When the 2022-23 Premier League season got underway, the FiveThirtyEight Club Soccer Predictions model gave Liverpool the second-best chance of winning the title. Over five months and 20 weeks into the competition, however, the Reds sit ninth in the table, behind the likes of Brentford, newly promoted Fulham, and Brighton & Hove Albion, and the model gives them less than a 1 percent chance of domestic glory.
Also last season, Liverpool sat in third place, nine points behind eventual champions Manchester City, but with a game in hand. The model favored City at the time – and was eventually rectified – but Liverpool have played near-perfect football since then, buoyed by the signing of former Porto forward and Colombian national team superstar Luis Díaz in the winter transfer window. was Díaz’s signing was, in general, one of the biggest wins in the Premier League’s winter signing history: his non-penalty goals and expected assists per 90 minutes of play (npxG+xAG/90) ranked ninth (with Phil Foden and Riyad Mahrez) are among the players to make at least 11 starts.
Of course, the Reds ultimately fell short in their pursuit of a 20th English top-flight title – thanks to the collapse of Aston Villa.
The same cannot be said this season, although they did recently sign Dutch forward Cody Gakpo – one of Europe’s most exciting young attacking talents, and one of the breakout stars of the 2022 World Cup – away from PSV Eindhoven . As good as Gakpo is now (and even if it eventually becomes world-class), it’s too little, too late. Furthermore, Liverpool’s problems lie not with its forward line – they lie (mostly) with its midfield (and the inability of opponents to score first).
To put it mildly, Liverpool’s midfield is a mess. It is a bad mix of very old and very injured. Club captain Jordan Henderson – whose presence at Liverpool has been both (unfair) and decorative – was probably never meant to play so many minutes in his age-32 season. The same goes for maestro Thiago Alcántara and destroyer Fabinho, who are both on the wrong side of 29.
A year ago, these three formed one of the best exchanges in world football – a combination that (more or less) brought Liverpool to the waste of an unprecedented frame. As such, they have each played more than 2,300 minutes in all competitions, which is a lot of minutes for any player, let alone players in their 30s (or approaching). It’s impossible to know what manager Jürgen Klopp was thinking at the start of the season, but it’s also somewhat unbelievable to think that he planned to play his mid-major states as much as he’s had to this season. However, long-term injuries to Curtis Jones, Naby Keita, Alex Oxlade-Chamberlain and the loanee Arthur have given Klopp few decent options to fall back on.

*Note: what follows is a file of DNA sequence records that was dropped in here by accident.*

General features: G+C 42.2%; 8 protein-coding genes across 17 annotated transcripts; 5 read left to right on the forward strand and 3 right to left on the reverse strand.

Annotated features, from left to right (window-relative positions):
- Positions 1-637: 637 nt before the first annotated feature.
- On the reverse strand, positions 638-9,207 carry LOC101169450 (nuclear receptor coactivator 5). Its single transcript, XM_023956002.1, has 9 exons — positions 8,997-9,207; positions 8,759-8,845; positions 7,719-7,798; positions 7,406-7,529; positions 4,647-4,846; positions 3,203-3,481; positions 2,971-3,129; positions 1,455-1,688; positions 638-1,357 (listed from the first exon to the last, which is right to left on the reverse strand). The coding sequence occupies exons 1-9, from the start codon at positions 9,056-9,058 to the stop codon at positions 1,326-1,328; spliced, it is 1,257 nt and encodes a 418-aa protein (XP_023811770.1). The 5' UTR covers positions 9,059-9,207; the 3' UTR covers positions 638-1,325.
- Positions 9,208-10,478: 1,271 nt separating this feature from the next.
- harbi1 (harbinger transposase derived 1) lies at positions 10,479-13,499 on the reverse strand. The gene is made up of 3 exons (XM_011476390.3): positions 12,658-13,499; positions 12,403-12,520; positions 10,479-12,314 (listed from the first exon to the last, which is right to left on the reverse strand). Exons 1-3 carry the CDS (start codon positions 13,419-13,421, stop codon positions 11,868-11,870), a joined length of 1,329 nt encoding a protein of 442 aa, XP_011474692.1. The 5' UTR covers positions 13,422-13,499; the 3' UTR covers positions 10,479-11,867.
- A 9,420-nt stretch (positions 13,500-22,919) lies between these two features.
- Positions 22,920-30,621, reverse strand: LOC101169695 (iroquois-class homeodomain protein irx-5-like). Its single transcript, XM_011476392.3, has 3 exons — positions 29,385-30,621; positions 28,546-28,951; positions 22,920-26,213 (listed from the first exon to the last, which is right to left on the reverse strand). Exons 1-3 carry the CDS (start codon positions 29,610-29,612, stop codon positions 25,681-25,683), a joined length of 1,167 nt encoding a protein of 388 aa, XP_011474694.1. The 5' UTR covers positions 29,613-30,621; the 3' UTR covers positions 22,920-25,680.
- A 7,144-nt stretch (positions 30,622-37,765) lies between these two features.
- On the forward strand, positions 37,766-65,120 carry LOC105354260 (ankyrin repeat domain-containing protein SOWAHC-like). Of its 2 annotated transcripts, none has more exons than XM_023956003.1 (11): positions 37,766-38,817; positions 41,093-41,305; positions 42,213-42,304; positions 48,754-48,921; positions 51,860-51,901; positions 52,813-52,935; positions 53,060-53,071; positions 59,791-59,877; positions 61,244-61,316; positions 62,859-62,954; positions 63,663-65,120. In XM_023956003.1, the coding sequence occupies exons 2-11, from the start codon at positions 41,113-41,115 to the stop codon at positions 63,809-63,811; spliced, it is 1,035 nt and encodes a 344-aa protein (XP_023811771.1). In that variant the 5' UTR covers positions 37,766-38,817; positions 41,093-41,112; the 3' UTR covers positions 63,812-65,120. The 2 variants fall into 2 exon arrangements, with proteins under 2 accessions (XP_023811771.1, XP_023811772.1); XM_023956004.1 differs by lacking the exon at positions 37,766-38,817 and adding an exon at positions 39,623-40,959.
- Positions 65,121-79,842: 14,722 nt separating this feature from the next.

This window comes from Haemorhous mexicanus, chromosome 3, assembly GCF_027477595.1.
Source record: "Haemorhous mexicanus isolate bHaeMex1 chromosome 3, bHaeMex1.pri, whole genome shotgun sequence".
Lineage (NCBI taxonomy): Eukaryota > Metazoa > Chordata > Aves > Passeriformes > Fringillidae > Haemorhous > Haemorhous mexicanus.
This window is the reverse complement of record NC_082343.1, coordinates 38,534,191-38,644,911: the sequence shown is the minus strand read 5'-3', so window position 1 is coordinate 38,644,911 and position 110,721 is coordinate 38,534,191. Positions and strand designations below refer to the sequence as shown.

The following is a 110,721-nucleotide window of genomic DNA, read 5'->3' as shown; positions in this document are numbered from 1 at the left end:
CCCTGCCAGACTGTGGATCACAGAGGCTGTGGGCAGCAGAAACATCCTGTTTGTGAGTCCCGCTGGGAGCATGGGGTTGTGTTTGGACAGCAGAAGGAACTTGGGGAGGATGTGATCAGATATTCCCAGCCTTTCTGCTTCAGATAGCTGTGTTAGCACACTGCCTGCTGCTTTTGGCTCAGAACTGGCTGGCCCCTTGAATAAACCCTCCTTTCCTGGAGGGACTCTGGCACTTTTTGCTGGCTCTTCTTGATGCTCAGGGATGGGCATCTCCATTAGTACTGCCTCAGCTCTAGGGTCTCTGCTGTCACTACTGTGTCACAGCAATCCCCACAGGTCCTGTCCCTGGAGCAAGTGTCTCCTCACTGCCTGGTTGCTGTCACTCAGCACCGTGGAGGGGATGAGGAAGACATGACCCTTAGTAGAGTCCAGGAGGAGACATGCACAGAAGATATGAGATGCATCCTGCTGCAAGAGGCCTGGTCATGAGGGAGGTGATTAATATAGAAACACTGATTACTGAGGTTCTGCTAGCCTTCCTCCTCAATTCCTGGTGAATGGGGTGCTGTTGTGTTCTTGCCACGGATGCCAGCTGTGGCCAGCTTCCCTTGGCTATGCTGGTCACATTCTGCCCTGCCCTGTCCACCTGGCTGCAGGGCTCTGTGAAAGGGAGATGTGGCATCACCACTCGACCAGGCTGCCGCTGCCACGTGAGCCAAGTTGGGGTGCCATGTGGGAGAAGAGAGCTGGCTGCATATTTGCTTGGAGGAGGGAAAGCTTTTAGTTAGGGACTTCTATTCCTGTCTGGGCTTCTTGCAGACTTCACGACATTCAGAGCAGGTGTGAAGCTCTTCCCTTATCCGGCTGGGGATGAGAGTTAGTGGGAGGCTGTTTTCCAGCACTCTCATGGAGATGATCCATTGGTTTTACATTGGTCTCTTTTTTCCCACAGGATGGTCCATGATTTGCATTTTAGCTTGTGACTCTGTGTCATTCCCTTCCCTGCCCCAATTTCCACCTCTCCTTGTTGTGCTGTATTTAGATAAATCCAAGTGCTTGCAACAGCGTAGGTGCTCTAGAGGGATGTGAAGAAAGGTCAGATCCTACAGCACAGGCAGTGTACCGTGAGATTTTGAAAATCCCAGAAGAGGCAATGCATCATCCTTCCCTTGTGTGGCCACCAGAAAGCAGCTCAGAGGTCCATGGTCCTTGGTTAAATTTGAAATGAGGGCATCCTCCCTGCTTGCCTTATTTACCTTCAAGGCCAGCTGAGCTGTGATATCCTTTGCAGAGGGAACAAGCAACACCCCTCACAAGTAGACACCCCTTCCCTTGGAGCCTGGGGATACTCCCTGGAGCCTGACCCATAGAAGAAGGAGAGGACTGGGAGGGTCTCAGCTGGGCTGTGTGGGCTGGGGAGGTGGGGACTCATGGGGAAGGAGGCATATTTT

Signing a midfielder during the transfer window (which ends on December 31) would make sense – perhaps more than signing a forward, although Díaz and fellow forward Diogo Jota are sidelined with long-term injuries – but until now At the moment, Liverpool have not dipped their toes into the market to improve their fortunes. And it may just be that Liverpool can’t be fixed (at least not this season). When a team relies on a strong press – that is, when a team relies on defending from the front (Díaz and Jota are two fantastic pressing forwards, but have been out for months) – and the press breaks down, it makes the midfield work, and the back line work. , much more difficult.
So, is Liverpool’s season over? Not exactly. The league title is almost certainly out of reach, and the same can be said for a top-4 finish, which would be a borderline disaster financially – Champions League qualification is worth tens of millions of dollars that clubs can use to reinvest in teams and facilities. , making them more attractive for potential future signings. But the Reds are still alive in the FA Cup and Champions League. Klopp’s teams have historically been monsters in knockout tournaments – Liverpool have reached the final in three of the last five Champions League campaigns, winning one and won the FA Cup last season – so silverware is still in store. it’s possible. But without signing an interval (or two, or three), that possibility diminishes by the day.
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